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The Case for DLC in the Modern Gaming Experience

By February 6, 2024Author's Opinions, Gaming6 min read

2023 was an excellent year for gaming. Many new video games that instantly became classics, such as Larian Studios’s Baldur’s Gate 3 or The Legend of Zelda: Tears of the Kingdom released. There were new releases for every type of gamer, but full games weren’t the only thing that graced the community in 2023.

Downloadable content, or DLCs, are a big part of modern gaming, and they come in all sorts of shapes and sizes. They range from simple cosmetics that you can purchase in an online game’s store, to story-driven expansions that add a chunk of new content to a video game.

I wanted to take a look at the DLCs that were released in 2023 and how they compare and contrast to each other. Not every game needs a huge expansion. All DLCs have a place depending on the medium and genre. Sometimes they’re paid, sometimes they’re free.

A screenshot from God of War: Ragnarok

Image from

The first DLC that comes to mind when I think of 2023 is the one that came out most recently. God of War: Ragnarok released a free expansion titled Valhalla. This expansion serves as an epilogue to the base narrative and adds a new roguelike game mode to shake up an already incredible combat experience.

I loved nearly every aspect of Valhalla when I played through it. The narrative was gripping, and the roguelike gameplay loop was addictive. It scratched the most primal parts of my brain, although I have no idea why.

All of this was released for free by Santa Monica Studios, too. I would expect a DLC of Valhalla’s size to be about thirty dollars, and I would’ve been happy to purchase it. Free DLC was a big risk to take, but it paid off. This DLC has been almost universally praised.

Most DLC is not free, though. Significant expansions usually come with a significant price tag, such as the Phantom Liberty expansion for Cyberpunk: 2077. This DLC added a huge area to Night City, giving players about 25 hours of new content and multiple endings to add replayability value.

I loved Phantom Liberty. It breathed new life into Cyberpunk after the myriad issues plaguing its launch. CD Projekt Red deserves a lot of credit for fixing up the game and delivering on their promises to the players.

Big expansions are a staple for open-world RPGs these days. Horizon: Forbidden West even received an expansion with Burning Shores. This practice echoes from the past with more well-known DLCs such as Skyrim or The Witcher 3.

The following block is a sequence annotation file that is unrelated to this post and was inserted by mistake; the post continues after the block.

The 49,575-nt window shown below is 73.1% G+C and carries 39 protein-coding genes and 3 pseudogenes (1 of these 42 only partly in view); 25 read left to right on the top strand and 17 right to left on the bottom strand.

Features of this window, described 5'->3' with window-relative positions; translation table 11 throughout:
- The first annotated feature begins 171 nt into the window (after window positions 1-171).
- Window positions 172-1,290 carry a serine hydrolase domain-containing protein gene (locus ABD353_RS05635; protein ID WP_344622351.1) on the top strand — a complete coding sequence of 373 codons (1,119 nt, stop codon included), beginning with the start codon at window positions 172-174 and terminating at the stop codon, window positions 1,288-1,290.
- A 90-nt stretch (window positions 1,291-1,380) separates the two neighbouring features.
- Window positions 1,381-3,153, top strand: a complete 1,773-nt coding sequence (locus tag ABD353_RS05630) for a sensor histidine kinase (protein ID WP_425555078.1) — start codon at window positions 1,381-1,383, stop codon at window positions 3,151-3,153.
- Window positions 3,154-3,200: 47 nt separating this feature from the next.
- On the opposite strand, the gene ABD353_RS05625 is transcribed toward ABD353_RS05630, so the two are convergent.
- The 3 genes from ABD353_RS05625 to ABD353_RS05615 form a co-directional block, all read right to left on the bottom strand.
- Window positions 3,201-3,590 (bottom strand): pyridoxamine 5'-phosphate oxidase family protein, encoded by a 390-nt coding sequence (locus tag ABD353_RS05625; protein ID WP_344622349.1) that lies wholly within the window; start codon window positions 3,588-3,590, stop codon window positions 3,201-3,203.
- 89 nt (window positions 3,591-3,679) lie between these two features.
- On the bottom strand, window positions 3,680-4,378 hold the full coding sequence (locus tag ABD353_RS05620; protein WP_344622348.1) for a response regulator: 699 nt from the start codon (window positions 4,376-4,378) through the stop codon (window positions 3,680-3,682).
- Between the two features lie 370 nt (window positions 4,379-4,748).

Phantom Liberty is much bigger in scope and scale than Valhalla. It doesn’t serve as an epilogue or a gameplay rework, but it deepens an already massive story and adds new weapons and vehicles for players to enjoy in their adventures. I prefer expansions to just about every other form of DLC, but if it’s for a game I like, I’ll buy whatever form it is.

Image from the Official Cyberpunk Website

Not every form of DLC can be a huge story expansion, though. Not every game is concerned with a story.

Image from

Sometimes, all you want to do is race across an orange track in an array of fantastical cars.

Hot Wheels Unleashed 2: Turbocharged locks cars and special tracks behind a paywall. None of these things will detract from the base game if you don’t have them, but having a few extra cars to play around with is nice.

I don’t think there’s anything wrong with smaller additions like that, but it can cause bad blood between a developer and its consumers. I don’t have enough money to buy several different season passes’ worth of cars and tracks, but thankfully, it doesn’t lock me from a complete base experience.

I can’t resist a cool Hot Wheels car, anyway. Mattel still manages to keep my wallet in a chokehold.

The DLCs I’ve discussed so far aren’t necessary to purchase. You might miss out on extra story and gear if you don’t buy a DLC like Phantom Liberty, but Cyberpunk is still an excellent experience without it.

MMOs, however, basically require you to buy their expansions to progress. Sometimes, levels are locked behind the game’s newest expansion, as are important quests, gear, and locations. If you aren’t obsessed with a certain MMO, it can be intimidating and stressful to buy a ton of content all at once.

Destiny 2 is the first example that comes to my mind. Every year for the past decade, a new expansion was released, adding a significant portion of the game’s sweeping narrative, a new destination to explore, and many new weapons and armor to add to your Guardian’s arsenal.

The Elder Scrolls: Online does something similar with its significant expansions. Each one adds a new area and more quests to further the game’s stories.

DLC should be able to take different forms. Developers have different ideas of how to add new content to a game, and whichever type is added is up to the creative vision. Depending on the type of game, I think DLC strengthens the overall experience.

The DLCs of 2023 have largely been as beneficial as the major game releases, and the examples I have noted do well to show off what DLC can be if done well.

Will Edmonds

Will Edmonds is a junior who loves single-player video games, playing the saxophone, and creative writing. He is majoring in professional writing and a part of the one of the jazz bands at the Catlett Music Center. He plans to become an editor after graduating college and hopes to publish his own book.